Instrumentalist - Viola, Instrumentalist - Violin
Violist, CCO offer graceful Schubert
"Schubertiade." Nokuthula Ngwenyama. Arpeggione.

The words may have needed some definition, but the musical message was clear at Sunday afternoon's Cincinnati Chamber Orchestra concert at Memorial Hall in Over-the-Rhine.

The event was a "Schubertiade," a concert devoted to the music of Franz Schubert and named after the intimate gatherings held during the composer's lifetime to hear and perform his music.

Guest artist was violist Nokuthula Ngwenyama in Schubert's 1824 "Arpeggione" Sonata in A Minor. The arpeggione, now obsolete, was a six-stringed instrument, fretted and tuned like a guitar, but held and bowed like a cello.

It brought a lovely end to the CCO's two-part "Schubertiade" begun in October. CCO music director Mischa Santora conducted.

The only work not by Schubert was the "Italian Serenade," written in 1887 by Austrian composer Hugo Wolf, arranged for solo viola and orchestra.

Ngwenyama, 31, is one of the new stars of the once neglected viola. Born in Los Angeles to a Zimbabwean father and a Japanese mother, "Thula" brought grace and refinement to Schubert's musical stepchild. The arpeggione went out of style soon after its invention in 1823 because of its delicate tone quality and awkwardness in playing, but Schubert's sonata has been adopted by cellists, double bassists, guitarists and even wind players.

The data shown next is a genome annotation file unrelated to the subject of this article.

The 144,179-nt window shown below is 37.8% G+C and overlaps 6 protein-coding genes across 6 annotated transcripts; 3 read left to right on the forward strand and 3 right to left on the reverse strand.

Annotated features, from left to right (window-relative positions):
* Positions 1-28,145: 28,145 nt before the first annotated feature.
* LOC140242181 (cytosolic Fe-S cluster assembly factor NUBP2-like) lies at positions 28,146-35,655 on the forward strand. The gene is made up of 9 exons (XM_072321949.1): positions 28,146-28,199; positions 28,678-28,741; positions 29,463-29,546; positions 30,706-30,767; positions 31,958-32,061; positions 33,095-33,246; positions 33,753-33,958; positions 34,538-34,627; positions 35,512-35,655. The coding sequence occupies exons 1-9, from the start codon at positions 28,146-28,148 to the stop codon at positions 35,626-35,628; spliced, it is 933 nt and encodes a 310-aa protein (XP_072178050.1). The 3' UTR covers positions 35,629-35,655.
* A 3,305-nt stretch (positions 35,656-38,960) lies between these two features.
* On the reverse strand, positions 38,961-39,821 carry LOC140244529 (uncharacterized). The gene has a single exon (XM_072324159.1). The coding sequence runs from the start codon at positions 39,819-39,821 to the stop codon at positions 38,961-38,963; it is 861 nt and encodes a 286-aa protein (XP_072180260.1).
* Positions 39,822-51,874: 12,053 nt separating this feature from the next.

It suits the viola very well. The music's soulfulness is consonant with the dark-hued voice of the alto member of the violin family. Ngwenyama (pronounced En-gwen-ya-ma) played an 1892, 15½-inch viola by Marengo Romano Rinaldi of Turin. With it, she projected a warm, enveloping sound that came across well in Memorial Hall's hard-edged acoustics.

The sonata begins with a theme very similar to the opening of Schubert's "Unfinished" Symphony (written just two years earlier in 1822). Ngwenyama impressed this gently on the ear low on the G string before reaching into the highest register of the instrument as the work unfolded. She spun long-breathed lines in the meditative Adagio (her audition piece for the Curtis Institute of Music at age 16, she said) and made spirited work of the genial finale.

Wolf's "Italian Serenade," originally for string quartet and later arranged for orchestra, gives a major role to the viola. As performed by Ngwenyama and the CCO, it was a synthesis of Wolf, the great 20th-century violist William Primrose and Santora himself, he said in remarks to the audience. Ngwenyama put spark and sparkle in it, and there were some charming solos by principal cellist Patrick Binford.
Mary Ellyn Hutton, Cincinnati Post
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